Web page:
Online Workshop DACH Victorianists Network organised by Dr Anja Hartl (Innsbruck) and Dr Tim Sommer (Passau/Oxford)
Friday, 8 December 2023
With its burgeoning interest in materialism, physiology, and the body, Victorian culture can be seen as anticipating contemporary critical formulations of the affect concept (Cohn; Jaffe). Nineteenth-century writers like Alexander Bain (The Emotions and the Will, 1859), George Henry Lewes (Problems of Life and Mind, 1874–79), and Grant Allen (Physiological Aesthetics, 1877) explored the materiality and the somatics of emotions in ways that resonate with contemporary theorisations of affect. Modern affect theory, in turn, has developed an analytical language and a conceptual toolkit which provide, in Elisha Cohn’s words, a “provocative critical vocabulary and approach for Victorian studies” (564).
Commonly defined as a set of pre-linguistic, pre-cognitive, and unconscious physio- logical intensities capable of moving and connecting bodies, affect has been understood as a force that crosses boundaries between the material and the immaterial as well as the human and the non-human. Located on the threshold between the body and its environment, affective energies “make things matter” (Ngai 54) without determining identity, orientation, or direction.
Whereas the “affective turn” (Clough and Halley) has prompted research in various fields within the humanities and social sciences, Victorianists have only recently begun to explore the potential of affect for the study of nineteenth-century literature and culture. As a series of important book chapters and monographs (see Ablow; Cohen; Dames; Gilbert; Gooch; MacDonald; Morgan; Samalin) as well as a recent cluster of essays in Victorian Studies (64.4, 2022) demonstrate, however, affect is emerging as one of the most exciting subjects in the field.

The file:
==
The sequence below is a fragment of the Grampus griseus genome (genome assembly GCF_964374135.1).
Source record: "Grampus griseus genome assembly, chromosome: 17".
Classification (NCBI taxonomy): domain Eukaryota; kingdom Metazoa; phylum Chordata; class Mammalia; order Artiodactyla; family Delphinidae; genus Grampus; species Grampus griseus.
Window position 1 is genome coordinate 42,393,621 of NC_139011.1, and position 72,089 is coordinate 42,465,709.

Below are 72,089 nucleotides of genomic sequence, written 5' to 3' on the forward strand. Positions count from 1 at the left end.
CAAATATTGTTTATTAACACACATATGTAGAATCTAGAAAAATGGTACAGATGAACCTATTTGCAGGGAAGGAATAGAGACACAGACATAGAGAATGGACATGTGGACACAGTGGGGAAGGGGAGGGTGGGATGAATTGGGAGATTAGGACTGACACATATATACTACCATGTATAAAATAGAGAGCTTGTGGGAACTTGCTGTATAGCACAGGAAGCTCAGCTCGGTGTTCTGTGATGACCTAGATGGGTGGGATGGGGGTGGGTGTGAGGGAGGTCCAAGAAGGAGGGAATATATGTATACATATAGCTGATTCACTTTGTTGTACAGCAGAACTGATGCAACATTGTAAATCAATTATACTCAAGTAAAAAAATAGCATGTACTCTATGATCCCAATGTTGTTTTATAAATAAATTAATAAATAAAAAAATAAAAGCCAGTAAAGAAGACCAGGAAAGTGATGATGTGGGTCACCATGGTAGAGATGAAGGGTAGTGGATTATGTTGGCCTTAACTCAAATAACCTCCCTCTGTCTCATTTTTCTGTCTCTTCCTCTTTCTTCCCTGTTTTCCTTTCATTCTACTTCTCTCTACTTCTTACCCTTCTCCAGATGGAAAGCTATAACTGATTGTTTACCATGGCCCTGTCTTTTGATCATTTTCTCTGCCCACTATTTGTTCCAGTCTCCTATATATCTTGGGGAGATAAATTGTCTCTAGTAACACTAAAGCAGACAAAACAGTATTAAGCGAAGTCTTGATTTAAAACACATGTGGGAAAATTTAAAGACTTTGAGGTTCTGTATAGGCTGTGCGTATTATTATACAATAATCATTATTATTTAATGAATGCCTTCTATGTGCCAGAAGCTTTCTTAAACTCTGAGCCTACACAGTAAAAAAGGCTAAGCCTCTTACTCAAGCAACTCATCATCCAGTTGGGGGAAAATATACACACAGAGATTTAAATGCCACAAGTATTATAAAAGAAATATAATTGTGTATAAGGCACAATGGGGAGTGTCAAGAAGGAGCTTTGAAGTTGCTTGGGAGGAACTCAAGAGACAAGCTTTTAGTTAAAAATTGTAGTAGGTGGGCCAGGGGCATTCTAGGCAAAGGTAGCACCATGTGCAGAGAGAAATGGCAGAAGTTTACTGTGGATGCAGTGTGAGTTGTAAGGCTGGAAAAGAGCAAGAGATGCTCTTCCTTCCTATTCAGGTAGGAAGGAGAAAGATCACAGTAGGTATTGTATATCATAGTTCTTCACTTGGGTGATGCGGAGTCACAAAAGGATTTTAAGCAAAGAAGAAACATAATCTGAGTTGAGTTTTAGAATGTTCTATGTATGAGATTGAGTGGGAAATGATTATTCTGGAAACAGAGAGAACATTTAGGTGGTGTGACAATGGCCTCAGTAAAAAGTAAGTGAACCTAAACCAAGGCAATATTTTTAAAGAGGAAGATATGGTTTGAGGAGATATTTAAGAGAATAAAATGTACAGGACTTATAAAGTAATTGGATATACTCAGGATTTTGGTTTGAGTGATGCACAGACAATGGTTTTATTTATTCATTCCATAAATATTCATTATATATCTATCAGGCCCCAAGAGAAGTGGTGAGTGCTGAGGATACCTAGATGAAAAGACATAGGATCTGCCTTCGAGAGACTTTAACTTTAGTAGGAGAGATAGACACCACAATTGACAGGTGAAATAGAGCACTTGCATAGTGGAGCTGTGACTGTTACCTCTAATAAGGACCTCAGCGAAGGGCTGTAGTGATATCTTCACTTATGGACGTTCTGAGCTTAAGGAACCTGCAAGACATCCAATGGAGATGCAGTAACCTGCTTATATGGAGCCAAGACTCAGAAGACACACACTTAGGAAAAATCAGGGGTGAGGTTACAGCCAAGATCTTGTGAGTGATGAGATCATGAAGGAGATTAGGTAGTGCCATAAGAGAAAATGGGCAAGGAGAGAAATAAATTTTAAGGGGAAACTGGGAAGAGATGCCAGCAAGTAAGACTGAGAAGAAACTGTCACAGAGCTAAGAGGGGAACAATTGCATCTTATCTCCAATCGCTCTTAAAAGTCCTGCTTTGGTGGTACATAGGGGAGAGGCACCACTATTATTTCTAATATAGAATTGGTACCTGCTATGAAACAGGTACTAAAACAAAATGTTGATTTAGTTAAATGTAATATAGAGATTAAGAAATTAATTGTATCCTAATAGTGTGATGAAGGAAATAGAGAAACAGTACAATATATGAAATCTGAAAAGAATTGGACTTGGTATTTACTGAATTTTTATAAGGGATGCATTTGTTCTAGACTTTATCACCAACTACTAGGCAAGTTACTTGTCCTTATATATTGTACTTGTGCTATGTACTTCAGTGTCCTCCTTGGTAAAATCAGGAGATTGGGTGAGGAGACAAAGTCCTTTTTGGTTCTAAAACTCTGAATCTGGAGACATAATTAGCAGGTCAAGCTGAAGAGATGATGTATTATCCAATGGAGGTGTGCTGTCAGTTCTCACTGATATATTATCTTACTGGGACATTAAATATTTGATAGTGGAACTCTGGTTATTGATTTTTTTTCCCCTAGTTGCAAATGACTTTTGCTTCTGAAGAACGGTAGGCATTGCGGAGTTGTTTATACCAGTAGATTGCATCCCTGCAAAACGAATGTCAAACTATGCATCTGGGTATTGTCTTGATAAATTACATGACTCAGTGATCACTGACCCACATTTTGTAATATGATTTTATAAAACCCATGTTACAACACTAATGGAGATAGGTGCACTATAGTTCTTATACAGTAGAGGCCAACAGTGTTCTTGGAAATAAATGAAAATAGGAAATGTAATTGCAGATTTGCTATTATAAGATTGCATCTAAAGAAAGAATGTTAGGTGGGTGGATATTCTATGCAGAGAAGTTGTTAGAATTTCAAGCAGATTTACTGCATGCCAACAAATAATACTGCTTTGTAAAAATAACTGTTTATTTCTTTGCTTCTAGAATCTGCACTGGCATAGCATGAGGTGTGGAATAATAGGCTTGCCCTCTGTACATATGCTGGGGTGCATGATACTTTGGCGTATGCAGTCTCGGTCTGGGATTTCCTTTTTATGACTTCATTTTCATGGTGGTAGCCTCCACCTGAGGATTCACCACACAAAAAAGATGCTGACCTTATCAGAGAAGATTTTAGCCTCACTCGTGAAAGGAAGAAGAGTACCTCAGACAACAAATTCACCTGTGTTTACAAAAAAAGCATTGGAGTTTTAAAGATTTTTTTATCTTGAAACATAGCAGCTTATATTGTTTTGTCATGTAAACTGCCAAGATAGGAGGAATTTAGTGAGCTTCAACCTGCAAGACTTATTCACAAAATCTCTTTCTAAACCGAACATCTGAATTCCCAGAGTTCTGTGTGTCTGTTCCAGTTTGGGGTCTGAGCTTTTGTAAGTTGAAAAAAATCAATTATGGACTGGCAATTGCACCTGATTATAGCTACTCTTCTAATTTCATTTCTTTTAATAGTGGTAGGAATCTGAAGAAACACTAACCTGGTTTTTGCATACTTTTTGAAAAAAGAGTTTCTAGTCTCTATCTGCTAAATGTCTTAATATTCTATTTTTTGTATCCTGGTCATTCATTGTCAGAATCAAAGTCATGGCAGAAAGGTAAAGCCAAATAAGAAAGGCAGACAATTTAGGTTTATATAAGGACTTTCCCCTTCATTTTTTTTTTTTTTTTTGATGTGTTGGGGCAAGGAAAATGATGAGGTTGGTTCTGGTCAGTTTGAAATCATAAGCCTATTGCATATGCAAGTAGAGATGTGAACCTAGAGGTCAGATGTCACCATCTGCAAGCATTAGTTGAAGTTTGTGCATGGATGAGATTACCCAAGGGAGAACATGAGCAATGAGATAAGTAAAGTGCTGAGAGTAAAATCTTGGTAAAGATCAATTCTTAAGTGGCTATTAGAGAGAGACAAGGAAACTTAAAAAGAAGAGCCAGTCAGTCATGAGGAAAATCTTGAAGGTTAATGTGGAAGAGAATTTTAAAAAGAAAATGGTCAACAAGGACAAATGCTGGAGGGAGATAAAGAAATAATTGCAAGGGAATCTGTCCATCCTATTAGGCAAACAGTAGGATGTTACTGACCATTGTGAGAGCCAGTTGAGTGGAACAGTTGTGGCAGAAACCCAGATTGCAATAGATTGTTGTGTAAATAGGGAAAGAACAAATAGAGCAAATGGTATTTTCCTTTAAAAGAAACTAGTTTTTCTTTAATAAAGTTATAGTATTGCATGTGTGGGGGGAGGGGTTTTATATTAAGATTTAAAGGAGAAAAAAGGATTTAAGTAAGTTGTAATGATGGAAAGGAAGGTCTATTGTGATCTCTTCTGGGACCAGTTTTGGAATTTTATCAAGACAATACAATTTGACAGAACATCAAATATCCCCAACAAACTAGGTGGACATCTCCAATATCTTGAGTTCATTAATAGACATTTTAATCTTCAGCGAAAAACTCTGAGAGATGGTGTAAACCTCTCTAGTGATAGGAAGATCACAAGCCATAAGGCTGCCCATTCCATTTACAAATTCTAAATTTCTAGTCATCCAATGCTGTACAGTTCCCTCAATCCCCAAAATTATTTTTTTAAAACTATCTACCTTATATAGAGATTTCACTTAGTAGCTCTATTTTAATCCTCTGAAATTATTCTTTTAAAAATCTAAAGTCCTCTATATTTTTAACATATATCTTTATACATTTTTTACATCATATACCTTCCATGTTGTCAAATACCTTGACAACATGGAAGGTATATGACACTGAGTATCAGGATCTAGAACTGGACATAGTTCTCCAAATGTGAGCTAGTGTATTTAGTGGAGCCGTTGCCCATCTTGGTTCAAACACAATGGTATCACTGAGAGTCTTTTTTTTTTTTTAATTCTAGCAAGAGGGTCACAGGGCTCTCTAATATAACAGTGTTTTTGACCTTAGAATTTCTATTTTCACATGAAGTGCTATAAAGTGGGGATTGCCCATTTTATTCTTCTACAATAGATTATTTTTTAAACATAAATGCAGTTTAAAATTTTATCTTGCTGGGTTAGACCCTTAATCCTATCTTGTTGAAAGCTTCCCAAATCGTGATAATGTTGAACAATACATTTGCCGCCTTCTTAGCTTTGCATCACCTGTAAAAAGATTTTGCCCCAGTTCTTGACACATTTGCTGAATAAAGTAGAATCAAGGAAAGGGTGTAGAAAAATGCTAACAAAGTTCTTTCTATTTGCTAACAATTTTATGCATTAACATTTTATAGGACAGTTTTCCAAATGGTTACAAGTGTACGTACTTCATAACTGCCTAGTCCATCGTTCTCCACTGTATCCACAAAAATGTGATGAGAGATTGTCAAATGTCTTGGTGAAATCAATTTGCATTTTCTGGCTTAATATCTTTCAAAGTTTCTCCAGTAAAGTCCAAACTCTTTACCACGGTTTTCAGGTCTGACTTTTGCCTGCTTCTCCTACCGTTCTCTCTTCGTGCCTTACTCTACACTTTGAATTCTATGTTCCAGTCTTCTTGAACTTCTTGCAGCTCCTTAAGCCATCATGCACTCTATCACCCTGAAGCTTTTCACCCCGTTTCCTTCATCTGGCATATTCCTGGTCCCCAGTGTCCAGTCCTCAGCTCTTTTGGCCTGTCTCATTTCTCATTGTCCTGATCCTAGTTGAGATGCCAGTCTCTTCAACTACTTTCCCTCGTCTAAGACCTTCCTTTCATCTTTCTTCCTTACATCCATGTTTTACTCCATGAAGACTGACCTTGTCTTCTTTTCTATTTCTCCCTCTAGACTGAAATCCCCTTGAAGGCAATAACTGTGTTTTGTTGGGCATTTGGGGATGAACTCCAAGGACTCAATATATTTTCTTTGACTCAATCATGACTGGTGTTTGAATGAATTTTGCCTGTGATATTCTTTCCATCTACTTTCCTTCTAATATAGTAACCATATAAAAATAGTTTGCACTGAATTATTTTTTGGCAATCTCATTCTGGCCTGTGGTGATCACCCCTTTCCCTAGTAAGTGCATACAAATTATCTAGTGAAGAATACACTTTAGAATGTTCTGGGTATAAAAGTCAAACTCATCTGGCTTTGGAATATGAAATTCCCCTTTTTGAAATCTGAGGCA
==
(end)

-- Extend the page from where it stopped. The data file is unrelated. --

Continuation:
This workshop aims to bring Victorian notions of affect and contemporary theorisations of the concept into dialogue with one another. We seek to address a number of related questions: What can an affect-oriented criticism contribute to our understanding of Victorianism and its private, social, and “political emotions” (Nussbaum)? What method- ological potential does affect theory have for readings of canonical and non-canonical Victorian writing? Conversely, what can the study of Victorian (con-)texts contribute to the critical vocabulary of affect-based literary and cultural criticism?
We are happy to announce that the workshop programme will feature a keynote lecture by Elisha Cohn (https://english.cornell.edu/elisha-cohn). The workshop is supported through funding from Deutscher Anglistenverband e.V.
We welcome contributions which
- investigate Victorian ideas of affect and related concepts (feelings, emotions, etc.)
- look at affect as a theme in, or a feature of, Victorian texts and contexts
- engage affect theory as an approach, methodology, or tool to analyse Victorian literature and culture
- explore overlaps and links between affect theory and other (recent) critical paradigms (new materialism, new formalism, gender and queer theory, animal studies, post- and decolonial studies, ecocriticism, etc.)
Papers may address, but are by no means limited to, topics such as:
- literary representations of affect(s) / writing and affect
- the function of affect in specific literary genres and modes (lyric and narrative poetry, sensation fiction, the social novel, realism, melodrama, etc.)